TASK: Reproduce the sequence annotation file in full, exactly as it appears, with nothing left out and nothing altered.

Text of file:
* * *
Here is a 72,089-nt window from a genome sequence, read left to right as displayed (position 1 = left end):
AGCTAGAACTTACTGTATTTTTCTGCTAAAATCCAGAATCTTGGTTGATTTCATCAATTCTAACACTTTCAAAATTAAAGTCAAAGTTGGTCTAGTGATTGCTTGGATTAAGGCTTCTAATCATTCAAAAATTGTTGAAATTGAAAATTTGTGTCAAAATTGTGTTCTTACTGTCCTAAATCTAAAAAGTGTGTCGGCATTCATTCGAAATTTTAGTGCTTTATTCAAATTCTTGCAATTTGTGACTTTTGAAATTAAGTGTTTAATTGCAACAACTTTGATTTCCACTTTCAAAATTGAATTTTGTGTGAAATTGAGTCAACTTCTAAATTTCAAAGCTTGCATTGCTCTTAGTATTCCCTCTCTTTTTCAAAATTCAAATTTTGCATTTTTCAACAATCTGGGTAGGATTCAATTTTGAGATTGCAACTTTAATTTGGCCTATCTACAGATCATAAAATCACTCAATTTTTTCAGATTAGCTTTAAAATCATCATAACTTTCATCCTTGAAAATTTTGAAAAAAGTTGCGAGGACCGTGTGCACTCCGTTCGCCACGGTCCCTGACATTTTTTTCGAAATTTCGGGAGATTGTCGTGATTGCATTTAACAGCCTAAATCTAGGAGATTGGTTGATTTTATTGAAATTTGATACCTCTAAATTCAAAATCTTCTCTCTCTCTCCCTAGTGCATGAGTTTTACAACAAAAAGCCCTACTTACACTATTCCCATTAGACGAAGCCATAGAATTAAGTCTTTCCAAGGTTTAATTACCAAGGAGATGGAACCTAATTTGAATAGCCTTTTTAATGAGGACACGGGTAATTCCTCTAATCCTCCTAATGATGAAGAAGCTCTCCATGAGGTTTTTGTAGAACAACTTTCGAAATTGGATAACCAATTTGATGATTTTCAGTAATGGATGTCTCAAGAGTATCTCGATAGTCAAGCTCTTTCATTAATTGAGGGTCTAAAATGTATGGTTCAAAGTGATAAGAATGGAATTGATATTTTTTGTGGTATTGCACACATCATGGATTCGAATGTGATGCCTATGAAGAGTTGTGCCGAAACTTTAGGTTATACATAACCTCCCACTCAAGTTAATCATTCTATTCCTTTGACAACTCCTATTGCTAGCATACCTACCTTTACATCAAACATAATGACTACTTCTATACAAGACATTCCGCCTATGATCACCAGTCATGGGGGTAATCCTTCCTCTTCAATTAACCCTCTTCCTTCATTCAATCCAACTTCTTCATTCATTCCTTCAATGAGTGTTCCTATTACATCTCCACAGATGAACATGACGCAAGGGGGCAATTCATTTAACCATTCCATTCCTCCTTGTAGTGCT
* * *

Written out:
Here is a 72,089-nt window from a genome sequence, read left to right as displayed (position 1 = left end):
AGCTAGAACTTACTGTATTTTTCTGCTAAAATCCAGAATCTTGGTTGATTTCATCAATTCTAACACTTTCAAAATTAAAGTCAAAGTTGGTCTAGTGATTGCTTGGATTAAGGCTTCTAATCATTCAAAAATTGTTGAAATTGAAAATTTGTGTCAAAATTGTGTTCTTACTGTCCTAAATCTAAAAAGTGTGTCGGCATTCATTCGAAATTTTAGTGCTTTATTCAAATTCTTGCAATTTGTGACTTTTGAAATTAAGTGTTTAATTGCAACAACTTTGATTTCCACTTTCAAAATTGAATTTTGTGTGAAATTGAGTCAACTTCTAAATTTCAAAGCTTGCATTGCTCTTAGTATTCCCTCTCTTTTTCAAAATTCAAATTTTGCATTTTTCAACAATCTGGGTAGGATTCAATTTTGAGATTGCAACTTTAATTTGGCCTATCTACAGATCATAAAATCACTCAATTTTTTCAGATTAGCTTTAAAATCATCATAACTTTCATCCTTGAAAATTTTGAAAAAAGTTGCGAGGACCGTGTGCACTCCGTTCGCCACGGTCCCTGACATTTTTTTCGAAATTTCGGGAGATTGTCGTGATTGCATTTAACAGCCTAAATCTAGGAGATTGGTTGATTTTATTGAAATTTGATACCTCTAAATTCAAAATCTTCTCTCTCTCTCCCTAGTGCATGAGTTTTACAACAAAAAGCCCTACTTACACTATTCCCATTAGACGAAGCCATAGAATTAAGTCTTTCCAAGGTTTAATTACCAAGGAGATGGAACCTAATTTGAATAGCCTTTTTAATGAGGACACGGGTAATTCCTCTAATCCTCCTAATGATGAAGAAGCTCTCCATGAGGTTTTTGTAGAACAACTTTCGAAATTGGATAACCAATTTGATGATTTTCAGTAATGGATGTCTCAAGAGTATCTCGATAGTCAAGCTCTTTCATTAATTGAGGGTCTAAAATGTATGGTTCAAAGTGATAAGAATGGAATTGATATTTTTTGTGGTATTGCACACATCATGGATTCGAATGTGATGCCTATGAAGAGTTGTGCCGAAACTTTAGGTTATACATAACCTCCCACTCAAGTTAATCATTCTATTCCTTTGACAACTCCTATTGCTAGCATACCTACCTTTACATCAAACATAATGACTACTTCTATACAAGACATTCCGCCTATGATCACCAGTCATGGGGGTAATCCTTCCTCTTCAATTAACCCTCTTCCTTCATTCAATCCAACTTCTTCATTCATTCCTTCAATGAGTGTTCCTATTACATCTCCACAGATGAACATGACGCAAGGGGGCAATTCATTTAACCATTCCATTCCTCCTTGTAGTGCT